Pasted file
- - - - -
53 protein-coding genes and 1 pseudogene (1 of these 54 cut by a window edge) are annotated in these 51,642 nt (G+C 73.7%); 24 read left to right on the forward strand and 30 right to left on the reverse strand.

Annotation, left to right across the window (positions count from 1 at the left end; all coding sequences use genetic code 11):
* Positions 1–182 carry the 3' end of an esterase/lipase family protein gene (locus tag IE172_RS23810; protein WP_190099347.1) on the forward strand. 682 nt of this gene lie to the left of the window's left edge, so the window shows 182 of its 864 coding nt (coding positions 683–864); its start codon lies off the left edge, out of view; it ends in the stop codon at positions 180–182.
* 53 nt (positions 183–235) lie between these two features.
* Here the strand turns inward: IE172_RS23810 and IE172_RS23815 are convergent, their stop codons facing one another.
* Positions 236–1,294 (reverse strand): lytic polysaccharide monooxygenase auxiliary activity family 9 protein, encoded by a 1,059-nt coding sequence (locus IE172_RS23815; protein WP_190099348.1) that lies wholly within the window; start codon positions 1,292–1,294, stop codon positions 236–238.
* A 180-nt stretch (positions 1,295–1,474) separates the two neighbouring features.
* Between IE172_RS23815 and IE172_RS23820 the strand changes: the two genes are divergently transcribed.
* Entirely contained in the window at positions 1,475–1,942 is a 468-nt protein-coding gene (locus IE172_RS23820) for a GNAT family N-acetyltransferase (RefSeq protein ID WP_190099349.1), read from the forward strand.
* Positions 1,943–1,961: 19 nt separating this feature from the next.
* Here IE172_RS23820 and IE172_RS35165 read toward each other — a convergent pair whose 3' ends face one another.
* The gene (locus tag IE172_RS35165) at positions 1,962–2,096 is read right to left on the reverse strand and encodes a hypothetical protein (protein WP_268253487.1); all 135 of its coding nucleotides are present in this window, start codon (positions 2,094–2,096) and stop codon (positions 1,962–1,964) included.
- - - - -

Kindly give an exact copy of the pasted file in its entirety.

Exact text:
53 protein-coding genes and 1 pseudogene (1 of these 54 cut by a window edge) are annotated in these 51,642 nt (G+C 73.7%); 24 read left to right on the forward strand and 30 right to left on the reverse strand.

Annotation, left to right across the window (positions count from 1 at the left end; all coding sequences use genetic code 11):
* Positions 1–182 carry the 3' end of an esterase/lipase family protein gene (locus tag IE172_RS23810; protein WP_190099347.1) on the forward strand. 682 nt of this gene lie to the left of the window's left edge, so the window shows 182 of its 864 coding nt (coding positions 683–864); its start codon lies off the left edge, out of view; it ends in the stop codon at positions 180–182.
* 53 nt (positions 183–235) lie between these two features.
* Here the strand turns inward: IE172_RS23810 and IE172_RS23815 are convergent, their stop codons facing one another.
* Positions 236–1,294 (reverse strand): lytic polysaccharide monooxygenase auxiliary activity family 9 protein, encoded by a 1,059-nt coding sequence (locus IE172_RS23815; protein WP_190099348.1) that lies wholly within the window; start codon positions 1,292–1,294, stop codon positions 236–238.
* A 180-nt stretch (positions 1,295–1,474) separates the two neighbouring features.
* Between IE172_RS23815 and IE172_RS23820 the strand changes: the two genes are divergently transcribed.
* Entirely contained in the window at positions 1,475–1,942 is a 468-nt protein-coding gene (locus IE172_RS23820) for a GNAT family N-acetyltransferase (RefSeq protein ID WP_190099349.1), read from the forward strand.
* Positions 1,943–1,961: 19 nt separating this feature from the next.
* Here IE172_RS23820 and IE172_RS35165 read toward each other — a convergent pair whose 3' ends face one another.
* The gene (locus tag IE172_RS35165) at positions 1,962–2,096 is read right to left on the reverse strand and encodes a hypothetical protein (protein WP_268253487.1); all 135 of its coding nucleotides are present in this window, start codon (positions 2,094–2,096) and stop codon (positions 1,962–1,964) included.